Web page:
So anyway, when I didn't receive anything back, I started speculating. My note was an attempt at humor. Good gravy, if dating isn't fun why would one indulge in it? Naturally, I've been second-guessing the note I wrote. It wasn't what I would consider long, but I guess, by the average man-on-the-street's standards, it wasn't short, either. It is rather longer than just a "Hi there," and the dry humor I was intending could have been misconstrued as pretentious use of language. When I read her page I was inspired to dry humor by her wit. She started it, launching her self-description with a subtle joke comparing the way dating site profiles or singles personal ads were written to descriptions of adoptable canines in advertisements printed by the local Humane Society. It made me laugh! I also confess that the joke did not register until a day later, when I read the page again. Until that time, the significance of the reference to men sending e-mails to the Humane Society puzzled me as being just some incongruous text. I knew she intended some sort of joke, but I wondered it had something to do with her giving out a fake e-mail address to potential dates who would have been aroused to inquiry by the description. Yeah, sometimes I can be just exactly that stupid. Anyway, here is how she opened her profile:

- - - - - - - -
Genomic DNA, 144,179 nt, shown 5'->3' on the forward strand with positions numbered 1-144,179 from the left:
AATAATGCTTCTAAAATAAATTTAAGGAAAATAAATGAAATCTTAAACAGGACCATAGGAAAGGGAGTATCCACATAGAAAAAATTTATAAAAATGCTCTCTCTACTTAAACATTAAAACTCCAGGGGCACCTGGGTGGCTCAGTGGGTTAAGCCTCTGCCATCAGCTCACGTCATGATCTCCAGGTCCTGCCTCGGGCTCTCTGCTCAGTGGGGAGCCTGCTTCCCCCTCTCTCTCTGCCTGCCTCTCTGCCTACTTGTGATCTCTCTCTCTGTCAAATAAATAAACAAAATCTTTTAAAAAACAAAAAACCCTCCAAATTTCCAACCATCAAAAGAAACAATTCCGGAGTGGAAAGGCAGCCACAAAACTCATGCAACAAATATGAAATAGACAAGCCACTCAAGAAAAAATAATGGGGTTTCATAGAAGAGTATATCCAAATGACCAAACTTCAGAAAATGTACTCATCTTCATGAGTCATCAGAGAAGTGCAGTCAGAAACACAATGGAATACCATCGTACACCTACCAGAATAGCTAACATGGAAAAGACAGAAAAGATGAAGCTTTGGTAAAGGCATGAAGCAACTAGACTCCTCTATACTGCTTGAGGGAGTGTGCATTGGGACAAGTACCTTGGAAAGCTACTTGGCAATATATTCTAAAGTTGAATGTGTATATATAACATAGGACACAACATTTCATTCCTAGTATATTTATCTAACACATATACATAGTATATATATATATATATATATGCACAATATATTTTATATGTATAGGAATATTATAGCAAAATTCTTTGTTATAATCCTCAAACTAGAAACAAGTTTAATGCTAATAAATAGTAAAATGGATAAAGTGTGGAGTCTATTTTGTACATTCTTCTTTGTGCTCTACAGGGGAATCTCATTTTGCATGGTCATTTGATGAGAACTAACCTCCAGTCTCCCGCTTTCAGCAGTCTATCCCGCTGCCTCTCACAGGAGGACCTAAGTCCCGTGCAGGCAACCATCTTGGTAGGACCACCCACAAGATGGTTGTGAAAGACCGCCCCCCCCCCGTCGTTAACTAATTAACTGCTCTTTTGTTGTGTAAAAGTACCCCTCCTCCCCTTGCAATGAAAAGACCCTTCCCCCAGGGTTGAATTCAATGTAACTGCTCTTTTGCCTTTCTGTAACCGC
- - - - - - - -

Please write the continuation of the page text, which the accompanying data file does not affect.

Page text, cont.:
SINGLE WHITE FEMALE with sparkling blue eyes seeks male companionship. I'm a very good girl who LOVES to play. I love long walks in the woods, riding in a convertible with the wind in my face, camping and fishing trips and cozy winter nights lying by the fire. Candlelight dinners will have me eating out of your hand. I'll be at the front door when you get home from work, wearing only what nature gave me.... e-mail me, I'll be waiting.....

Over 150 men just found themselves e-mailing the Humane Society after responding to the above.

Well, yeah, it's obvious what she means, in hindsight. I face-palmed, after I laughed. Maybe I was just distracted by her picture. She IS a pretty blonde gal with blue eyes. So, her wit and tone of her page, and the fact that she'd obviously seen something she liked in my profile, inspired me to write.